Of the 98 post-second-round draft picks George McPhee has made during tenure as Caps general manager (which dates back to a few weeks before the 1997 Entry Draft), just one skater has appeared in more than 30 games for the team: Mathieu Perreault, a sixth-round selection (177th overall) in 2006. In fact, Perreault's 159 regular season games played in a Caps sweater is three more than the combined total of every single player McPhee has taken in the third round or later (a list that notably includes Braden Holtby and Cody Eakin... and not much more, though Johnny Oduya, Krys Barch, Sami Lepisto, Tim Kennedy and others have seen time elsewhere after first hearing their names called by the Caps).
After being picked, Perreault posted back-to-back monster years in the QMJHL (averaging 37 goals and 79 assists in 66 games played) and transitioned well to the AHL, averaging 0.65, 0.89 and then 1.03 points per game in parts of three seasons in Hershey. Since making the leap to the NHL, he's been a consistent performer (in aggregate), averaging between 0.40 to 0.47 points per game in parts of four seasons that have seen him in various roles and with generally limited (in terms of time and teammates) power-play opportunities. He's been among the team's most-productive even-strength forwards (in terms of scoring rate), and has put up impressive possession numbers on a team that hasn't always.
Mathieu Perreault does the little things (including being unafraid of going into high-traffic areas), and even when he's not contributing offensively, he's rarely hurting the team - over his last 31 games during the 2013 regular season, Perreault was only on the ice for eight even-strength goals-against.
Oh, and he's done all of this for next to nothing (well, in terms of NHL dollars, at least). How cheap have Perreault's services come? Had he been on the NHL roster for every day of the last four seasons, and had the NHL played a full schedule last year, Perreault would have made $2,875,000 in salary, which is roughly one pseudoceleb-smashable Mercedes G-Class SUV less than each year of Joel Ward's current contract is worth. (And yes, if he'd been on the roster for every day of the last four seasons, he'd probably have earned a bigger contract at some point along the way, but just go with it.)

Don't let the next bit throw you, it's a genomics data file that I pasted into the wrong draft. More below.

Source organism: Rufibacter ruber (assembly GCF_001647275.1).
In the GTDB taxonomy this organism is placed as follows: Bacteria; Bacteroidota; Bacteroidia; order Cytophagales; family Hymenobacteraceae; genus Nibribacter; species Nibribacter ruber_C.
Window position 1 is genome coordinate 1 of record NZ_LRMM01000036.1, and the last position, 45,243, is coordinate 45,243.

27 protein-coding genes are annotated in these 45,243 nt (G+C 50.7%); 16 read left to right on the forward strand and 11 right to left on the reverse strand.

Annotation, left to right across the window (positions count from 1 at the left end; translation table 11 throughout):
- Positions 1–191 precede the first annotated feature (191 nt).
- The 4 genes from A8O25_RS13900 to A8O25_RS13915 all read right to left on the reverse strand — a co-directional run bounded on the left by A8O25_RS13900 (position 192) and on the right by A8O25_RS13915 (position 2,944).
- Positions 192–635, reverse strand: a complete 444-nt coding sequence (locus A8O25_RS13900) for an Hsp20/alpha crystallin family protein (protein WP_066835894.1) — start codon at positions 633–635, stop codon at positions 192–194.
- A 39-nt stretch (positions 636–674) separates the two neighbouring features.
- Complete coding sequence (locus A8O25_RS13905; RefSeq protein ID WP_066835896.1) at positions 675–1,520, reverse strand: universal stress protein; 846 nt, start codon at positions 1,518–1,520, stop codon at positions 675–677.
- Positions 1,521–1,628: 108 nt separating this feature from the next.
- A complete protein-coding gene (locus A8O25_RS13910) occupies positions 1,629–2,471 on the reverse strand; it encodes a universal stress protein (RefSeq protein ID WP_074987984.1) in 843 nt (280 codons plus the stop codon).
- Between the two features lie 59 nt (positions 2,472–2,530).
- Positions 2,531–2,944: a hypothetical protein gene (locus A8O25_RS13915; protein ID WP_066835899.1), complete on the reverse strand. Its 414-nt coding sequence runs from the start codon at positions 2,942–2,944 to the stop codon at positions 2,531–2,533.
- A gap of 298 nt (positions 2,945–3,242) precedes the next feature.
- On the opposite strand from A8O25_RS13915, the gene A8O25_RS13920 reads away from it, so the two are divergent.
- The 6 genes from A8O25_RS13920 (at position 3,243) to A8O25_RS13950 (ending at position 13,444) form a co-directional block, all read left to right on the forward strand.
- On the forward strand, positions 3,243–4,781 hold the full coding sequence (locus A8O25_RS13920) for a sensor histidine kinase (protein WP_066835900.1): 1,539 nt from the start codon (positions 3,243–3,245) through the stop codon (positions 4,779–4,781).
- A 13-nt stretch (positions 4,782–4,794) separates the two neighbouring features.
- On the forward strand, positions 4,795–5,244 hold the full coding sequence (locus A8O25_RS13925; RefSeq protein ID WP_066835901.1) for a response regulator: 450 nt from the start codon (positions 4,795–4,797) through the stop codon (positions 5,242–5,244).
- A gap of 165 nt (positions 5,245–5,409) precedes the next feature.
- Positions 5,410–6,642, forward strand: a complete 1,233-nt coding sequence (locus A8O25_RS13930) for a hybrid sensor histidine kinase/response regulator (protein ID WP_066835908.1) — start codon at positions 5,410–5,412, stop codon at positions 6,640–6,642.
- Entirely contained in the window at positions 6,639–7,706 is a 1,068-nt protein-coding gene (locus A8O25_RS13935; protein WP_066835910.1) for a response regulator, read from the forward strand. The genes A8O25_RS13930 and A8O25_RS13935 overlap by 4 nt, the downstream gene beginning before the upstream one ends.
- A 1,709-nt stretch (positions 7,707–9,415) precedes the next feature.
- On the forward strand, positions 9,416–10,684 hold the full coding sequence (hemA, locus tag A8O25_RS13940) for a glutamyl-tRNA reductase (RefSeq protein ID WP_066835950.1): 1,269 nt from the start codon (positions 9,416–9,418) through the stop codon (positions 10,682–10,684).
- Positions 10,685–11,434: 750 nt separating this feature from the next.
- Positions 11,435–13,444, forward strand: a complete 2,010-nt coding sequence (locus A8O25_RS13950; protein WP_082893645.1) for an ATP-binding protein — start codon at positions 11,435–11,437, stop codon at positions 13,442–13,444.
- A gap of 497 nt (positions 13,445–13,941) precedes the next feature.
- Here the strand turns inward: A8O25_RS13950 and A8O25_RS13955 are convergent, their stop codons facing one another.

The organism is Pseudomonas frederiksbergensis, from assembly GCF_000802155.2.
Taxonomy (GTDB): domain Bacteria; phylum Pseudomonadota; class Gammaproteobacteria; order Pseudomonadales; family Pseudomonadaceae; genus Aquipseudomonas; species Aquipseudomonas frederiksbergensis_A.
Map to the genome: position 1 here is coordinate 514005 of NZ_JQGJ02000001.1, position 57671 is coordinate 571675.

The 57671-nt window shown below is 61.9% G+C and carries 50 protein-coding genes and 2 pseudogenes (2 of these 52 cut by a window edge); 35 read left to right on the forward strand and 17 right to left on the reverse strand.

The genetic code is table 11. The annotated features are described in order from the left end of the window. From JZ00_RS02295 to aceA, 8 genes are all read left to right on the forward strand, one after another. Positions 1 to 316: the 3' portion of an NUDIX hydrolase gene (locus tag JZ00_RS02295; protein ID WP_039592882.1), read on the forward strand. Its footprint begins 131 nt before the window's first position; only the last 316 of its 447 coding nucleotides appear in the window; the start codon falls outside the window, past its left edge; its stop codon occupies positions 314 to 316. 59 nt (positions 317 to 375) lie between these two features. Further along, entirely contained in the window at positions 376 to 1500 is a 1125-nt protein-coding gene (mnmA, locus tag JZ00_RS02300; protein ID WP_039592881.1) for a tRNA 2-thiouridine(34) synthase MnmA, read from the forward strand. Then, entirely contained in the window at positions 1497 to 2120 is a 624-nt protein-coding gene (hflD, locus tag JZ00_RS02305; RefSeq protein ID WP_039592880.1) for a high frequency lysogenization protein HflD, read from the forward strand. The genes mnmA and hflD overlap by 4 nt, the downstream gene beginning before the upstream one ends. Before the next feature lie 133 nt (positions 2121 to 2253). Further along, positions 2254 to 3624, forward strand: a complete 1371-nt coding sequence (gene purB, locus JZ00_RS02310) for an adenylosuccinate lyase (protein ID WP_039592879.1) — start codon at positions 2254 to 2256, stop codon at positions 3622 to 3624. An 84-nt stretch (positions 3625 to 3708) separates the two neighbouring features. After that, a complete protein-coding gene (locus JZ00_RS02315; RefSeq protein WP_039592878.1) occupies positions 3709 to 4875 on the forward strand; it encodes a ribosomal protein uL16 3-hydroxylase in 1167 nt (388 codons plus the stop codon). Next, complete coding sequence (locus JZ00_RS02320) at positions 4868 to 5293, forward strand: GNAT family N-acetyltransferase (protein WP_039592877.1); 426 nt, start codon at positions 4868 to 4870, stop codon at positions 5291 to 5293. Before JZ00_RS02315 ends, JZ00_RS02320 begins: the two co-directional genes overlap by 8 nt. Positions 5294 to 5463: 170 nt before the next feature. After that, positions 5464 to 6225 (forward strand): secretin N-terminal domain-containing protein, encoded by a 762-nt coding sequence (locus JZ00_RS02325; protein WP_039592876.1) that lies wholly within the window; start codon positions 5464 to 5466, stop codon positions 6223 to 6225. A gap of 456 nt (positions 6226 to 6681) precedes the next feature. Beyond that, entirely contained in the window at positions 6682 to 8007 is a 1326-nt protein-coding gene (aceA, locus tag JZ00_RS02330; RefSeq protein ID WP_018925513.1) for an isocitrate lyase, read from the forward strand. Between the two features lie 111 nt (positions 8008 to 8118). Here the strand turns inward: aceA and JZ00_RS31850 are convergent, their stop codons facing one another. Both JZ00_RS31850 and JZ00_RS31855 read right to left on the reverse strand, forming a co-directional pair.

Anyway, Perreault would seem to have been quite the bargain to date, and his $1,050,000 2013-14 cap hit as he plays out the second year of his current deal hardly sounds like much at all (again, in terms of NHL dollars, at least). But what does the market say? Via CapGeek, here are Perreault's 20-closest cap comparable forwards for the upcoming season (click to enlarge):
Well, that's certainly... a list of hockey players.
In terms of production, over the past two seasons, Perreault has the most goals, assists and points of anyone on the list (despite being in the middle of the pack in games played), the highest per-game points rate and lowest per-game penalty minute clip, and the best plus-minus on the list. The average stat line of the guys on this list over the two seasons is 94 games played, eight goals, 12 assists, a minus-six rating and 108 PIMs (yeah, lots of face-punchers in this group); Perreault, over the same span, has played 103 regular-season games, scored 22 goals, added 25 assists, posted a plus-16 rating and has taken just 24 minutes in penalties. In fact, over the past two seasons, Perreault has averaged more points per game than anyone in the League who has played 82 games and fewer than 1300 minutes (a crude way to get a look at production among smaller-minute players, but you get the point). Going back to his cap comparables list, in 2013, his 17 points in 39 games was second only to John Mitchell's 20 points in 47 games.
So that's a bit about Perreault's production among the list of forwards that will carry with them cap hits around $1.05 million for 2013-14. Now let's throw in their usage to add more context (via Hockey Abstract) :
Only three players - Perreault, Mitchell and Matt Calvert - are in the blue here, and the chart is littered with some pretty atrocious puck-possessors (granted, a lot of the guys on this list have a very, um, specialized role and may or may not even carry sticks with them onto the ice for every shift; also, kudos to Michal Handzus for falling into the right situation - he certainly doesn't look like a Stanley Cup champ's second-line center here... or anywhere, really). It's reasonable to wonder whether Perreault would have the same success in an increased or different role, but he can only play the minutes he's given, and he's been beating them handily for years.
Mathieu Perreault is entering the final season of the two-year deal he inked back in July of 2012, and he'll still be a restricted free agent next summer if he doesn't sign an extension before then. For a while this summer (i.e. pre-Mikhail Grabovski) it looked as if he might wind up with another shot at centering the second line (McPhee's professed certainty regarding Brooks Laich's ability to hold down that position notwithstanding), and at some point he might yet. But for now Perreault looks to be penciled in as a terrific third-line center, one who's making his teammates better, and one who's very likely to out-perform his current contract, possibly by a great deal... which is exactly what the Caps have him on for at least one more season.